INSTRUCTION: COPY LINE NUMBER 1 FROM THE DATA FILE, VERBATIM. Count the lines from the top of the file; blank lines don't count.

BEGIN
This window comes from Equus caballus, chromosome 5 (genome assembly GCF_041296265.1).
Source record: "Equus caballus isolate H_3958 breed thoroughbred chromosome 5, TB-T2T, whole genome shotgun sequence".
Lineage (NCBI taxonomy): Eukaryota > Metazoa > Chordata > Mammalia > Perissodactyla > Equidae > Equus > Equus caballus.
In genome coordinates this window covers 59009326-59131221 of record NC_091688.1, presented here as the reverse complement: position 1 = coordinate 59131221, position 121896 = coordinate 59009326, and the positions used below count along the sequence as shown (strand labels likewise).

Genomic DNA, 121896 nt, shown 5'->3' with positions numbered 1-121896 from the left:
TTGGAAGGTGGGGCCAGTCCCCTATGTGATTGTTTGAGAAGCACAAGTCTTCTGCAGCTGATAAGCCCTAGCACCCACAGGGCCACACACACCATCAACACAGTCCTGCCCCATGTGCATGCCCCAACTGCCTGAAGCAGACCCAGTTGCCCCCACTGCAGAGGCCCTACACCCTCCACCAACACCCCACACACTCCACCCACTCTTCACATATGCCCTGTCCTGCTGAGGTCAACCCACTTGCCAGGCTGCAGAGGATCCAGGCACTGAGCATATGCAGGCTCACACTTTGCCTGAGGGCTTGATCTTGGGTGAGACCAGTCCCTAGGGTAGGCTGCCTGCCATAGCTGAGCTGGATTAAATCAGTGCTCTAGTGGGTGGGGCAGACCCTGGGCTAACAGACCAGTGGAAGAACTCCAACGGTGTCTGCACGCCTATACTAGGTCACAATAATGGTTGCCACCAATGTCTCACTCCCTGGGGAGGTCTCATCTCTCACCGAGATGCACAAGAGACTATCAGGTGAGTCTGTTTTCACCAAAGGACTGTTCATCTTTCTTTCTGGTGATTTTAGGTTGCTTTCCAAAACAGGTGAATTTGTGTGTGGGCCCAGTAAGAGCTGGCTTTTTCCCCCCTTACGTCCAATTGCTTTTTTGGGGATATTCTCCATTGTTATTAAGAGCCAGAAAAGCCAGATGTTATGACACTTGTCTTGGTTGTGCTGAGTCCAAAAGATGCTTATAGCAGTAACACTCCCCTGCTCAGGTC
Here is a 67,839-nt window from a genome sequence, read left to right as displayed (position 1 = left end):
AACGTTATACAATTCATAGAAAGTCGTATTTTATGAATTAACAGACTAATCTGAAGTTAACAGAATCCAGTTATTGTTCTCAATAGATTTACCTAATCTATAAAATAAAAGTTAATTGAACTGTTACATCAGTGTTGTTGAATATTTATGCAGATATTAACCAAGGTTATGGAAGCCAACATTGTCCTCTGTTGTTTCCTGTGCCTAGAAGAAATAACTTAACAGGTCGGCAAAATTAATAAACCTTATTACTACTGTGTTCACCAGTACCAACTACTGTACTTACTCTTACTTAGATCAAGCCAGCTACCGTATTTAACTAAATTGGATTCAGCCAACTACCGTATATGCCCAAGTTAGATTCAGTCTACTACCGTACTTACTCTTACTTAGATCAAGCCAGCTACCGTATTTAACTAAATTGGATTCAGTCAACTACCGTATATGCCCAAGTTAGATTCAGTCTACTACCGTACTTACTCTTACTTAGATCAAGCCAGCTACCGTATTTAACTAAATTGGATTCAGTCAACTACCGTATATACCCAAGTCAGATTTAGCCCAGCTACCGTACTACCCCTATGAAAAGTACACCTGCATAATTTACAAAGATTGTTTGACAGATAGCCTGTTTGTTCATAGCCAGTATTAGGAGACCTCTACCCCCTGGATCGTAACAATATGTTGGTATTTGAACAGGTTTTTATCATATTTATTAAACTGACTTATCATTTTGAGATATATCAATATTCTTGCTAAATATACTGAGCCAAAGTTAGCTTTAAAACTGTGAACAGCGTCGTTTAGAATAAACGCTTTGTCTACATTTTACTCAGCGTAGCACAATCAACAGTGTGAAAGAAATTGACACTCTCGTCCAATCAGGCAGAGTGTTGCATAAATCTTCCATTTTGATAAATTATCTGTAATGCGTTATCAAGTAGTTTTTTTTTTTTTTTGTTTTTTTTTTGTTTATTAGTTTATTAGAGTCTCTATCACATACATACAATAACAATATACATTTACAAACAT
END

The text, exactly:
This window comes from Equus caballus, chromosome 5 (genome assembly GCF_041296265.1).